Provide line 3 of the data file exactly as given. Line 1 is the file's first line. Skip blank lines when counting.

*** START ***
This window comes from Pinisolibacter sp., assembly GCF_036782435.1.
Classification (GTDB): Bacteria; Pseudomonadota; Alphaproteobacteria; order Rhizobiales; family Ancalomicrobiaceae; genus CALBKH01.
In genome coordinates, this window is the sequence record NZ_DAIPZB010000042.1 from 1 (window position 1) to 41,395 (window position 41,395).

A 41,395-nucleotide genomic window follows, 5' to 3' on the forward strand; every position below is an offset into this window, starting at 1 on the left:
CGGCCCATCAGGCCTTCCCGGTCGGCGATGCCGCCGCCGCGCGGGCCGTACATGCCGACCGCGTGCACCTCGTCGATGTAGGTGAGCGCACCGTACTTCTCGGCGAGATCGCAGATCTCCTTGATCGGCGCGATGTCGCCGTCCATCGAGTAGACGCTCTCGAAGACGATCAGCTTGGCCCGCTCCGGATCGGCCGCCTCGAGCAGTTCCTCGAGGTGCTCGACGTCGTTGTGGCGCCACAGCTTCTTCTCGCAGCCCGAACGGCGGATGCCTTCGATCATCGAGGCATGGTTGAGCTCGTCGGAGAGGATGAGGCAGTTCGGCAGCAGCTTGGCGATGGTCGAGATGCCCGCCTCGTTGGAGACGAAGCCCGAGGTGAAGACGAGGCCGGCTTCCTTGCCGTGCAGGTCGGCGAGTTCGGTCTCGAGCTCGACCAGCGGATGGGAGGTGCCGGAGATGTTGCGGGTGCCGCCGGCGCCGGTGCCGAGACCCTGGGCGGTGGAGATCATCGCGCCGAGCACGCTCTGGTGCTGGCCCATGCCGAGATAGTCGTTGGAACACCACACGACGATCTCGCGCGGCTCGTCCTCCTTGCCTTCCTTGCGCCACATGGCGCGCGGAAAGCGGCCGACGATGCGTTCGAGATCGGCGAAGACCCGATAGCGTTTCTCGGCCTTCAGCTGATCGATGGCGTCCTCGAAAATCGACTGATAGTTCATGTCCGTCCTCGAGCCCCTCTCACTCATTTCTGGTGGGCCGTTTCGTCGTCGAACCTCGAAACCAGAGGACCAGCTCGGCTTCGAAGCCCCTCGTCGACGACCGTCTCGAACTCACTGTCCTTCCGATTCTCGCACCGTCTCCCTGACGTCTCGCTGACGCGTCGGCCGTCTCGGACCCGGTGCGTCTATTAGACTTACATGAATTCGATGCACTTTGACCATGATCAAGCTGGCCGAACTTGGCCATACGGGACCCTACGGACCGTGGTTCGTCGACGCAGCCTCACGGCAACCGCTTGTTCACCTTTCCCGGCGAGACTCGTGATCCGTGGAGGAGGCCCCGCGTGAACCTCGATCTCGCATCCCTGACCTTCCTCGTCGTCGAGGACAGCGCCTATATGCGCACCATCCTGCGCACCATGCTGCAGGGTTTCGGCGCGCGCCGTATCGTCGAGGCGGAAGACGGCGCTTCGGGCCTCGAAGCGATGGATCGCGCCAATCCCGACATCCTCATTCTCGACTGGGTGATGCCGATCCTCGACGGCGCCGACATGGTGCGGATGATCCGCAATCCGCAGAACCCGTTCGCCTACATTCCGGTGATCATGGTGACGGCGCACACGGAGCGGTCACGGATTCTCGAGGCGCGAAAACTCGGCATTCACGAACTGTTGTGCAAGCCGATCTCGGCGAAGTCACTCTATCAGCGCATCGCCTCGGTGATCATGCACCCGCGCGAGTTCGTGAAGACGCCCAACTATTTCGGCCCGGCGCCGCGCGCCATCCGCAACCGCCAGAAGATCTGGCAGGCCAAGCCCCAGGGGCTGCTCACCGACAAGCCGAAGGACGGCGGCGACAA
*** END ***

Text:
In genome coordinates, this window is the sequence record NZ_DAIPZB010000042.1 from 1 (window position 1) to 41,395 (window position 41,395).